In the first half of the novel, Extremely Loud & Incredibly Close by Jonathan Safran Foer feeds the reader a wide variety of emotions as a child deals with internal grief and pain. The book centers on Oskar, a nine-year-old who fights to find closure after his dad was killed during 9/11
Using a mix of unique first-person perspectives, the author is able to convey the suffering of three different people. The main narrator as well as character, Oskar Schell, leads the novel with the innocence of a child dealing with grief. Oskar’s lack of understanding and naivety throws other characters for a loop as they are confronted with their pain and loss. Oskar scours San Francisco in search of a Mr./Mrs. Black who may inform him of the purpose of a secret key Oskar had found in his deceased father’s drawer. His upfront conversations with other characters reveal grief hidden in the past uprooted by his blatant inquires. Additionally, diaries and letters were written by Oskar’s two grandparents that demonstrate the challenge of moving on from loss and starting anew. Throughout the novel, dated memos and diary entries inform the reader of past loss as they immigrate to America after the bombing of Dresden, Germany in World War 2. Emotional logs tell the tale of orphans immigrating to New York as they remorse memories of their fallen family members. Their perspectives strengthen the atmosphere as they look back at their life choices and explain their regret to their grandchild. Along with Oskar’s innocence and search for closure, their testimonies contribute to the depressing mood of the novel.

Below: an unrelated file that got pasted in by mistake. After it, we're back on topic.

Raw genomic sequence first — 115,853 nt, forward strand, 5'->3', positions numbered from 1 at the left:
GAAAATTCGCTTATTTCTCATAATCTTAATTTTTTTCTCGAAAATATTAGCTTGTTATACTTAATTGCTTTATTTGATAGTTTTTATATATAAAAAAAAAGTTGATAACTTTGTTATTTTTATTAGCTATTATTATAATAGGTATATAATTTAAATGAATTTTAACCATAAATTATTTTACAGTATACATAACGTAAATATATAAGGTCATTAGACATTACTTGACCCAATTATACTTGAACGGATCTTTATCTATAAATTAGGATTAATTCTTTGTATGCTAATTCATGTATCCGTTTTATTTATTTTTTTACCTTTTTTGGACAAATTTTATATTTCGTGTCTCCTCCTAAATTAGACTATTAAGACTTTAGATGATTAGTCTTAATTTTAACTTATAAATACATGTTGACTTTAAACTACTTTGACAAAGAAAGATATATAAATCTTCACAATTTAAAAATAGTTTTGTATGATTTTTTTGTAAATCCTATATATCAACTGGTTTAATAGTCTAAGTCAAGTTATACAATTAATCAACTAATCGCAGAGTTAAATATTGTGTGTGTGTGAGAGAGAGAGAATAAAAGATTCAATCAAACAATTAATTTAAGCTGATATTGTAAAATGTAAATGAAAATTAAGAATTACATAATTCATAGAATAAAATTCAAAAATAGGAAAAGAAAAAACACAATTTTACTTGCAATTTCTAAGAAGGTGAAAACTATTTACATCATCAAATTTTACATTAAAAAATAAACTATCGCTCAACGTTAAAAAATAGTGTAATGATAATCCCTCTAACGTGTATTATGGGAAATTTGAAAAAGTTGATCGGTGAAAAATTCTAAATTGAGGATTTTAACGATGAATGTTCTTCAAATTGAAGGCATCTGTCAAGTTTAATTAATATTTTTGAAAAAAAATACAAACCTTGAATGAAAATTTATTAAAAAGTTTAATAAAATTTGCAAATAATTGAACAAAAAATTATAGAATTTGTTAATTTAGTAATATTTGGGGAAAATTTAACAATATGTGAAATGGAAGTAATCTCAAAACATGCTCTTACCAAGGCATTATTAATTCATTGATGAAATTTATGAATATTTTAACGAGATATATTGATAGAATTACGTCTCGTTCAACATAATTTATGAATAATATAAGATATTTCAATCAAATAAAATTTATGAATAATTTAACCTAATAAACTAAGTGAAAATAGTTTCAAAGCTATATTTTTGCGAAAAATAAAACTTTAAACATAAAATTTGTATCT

However, while the viewpoints make for a grief-stricken attitude, Oskar’s imagination leaves the reader in awe. While they may have an underlying remorseful tone, Oskar’s made up inventions summarize his brilliance and creativity. Some of his productions have included musical teakettles that mimic a loved one’s voice, synchronized heartbeat bracelets that match with a soulmate, and a birdseed shirt that would allow people to float to the Earth via hungry birds. All of these inventions contribute to his overall identity as he relies on his imagination more. Overall, I look forward to reading the second half and continuing the narrative of the Schells.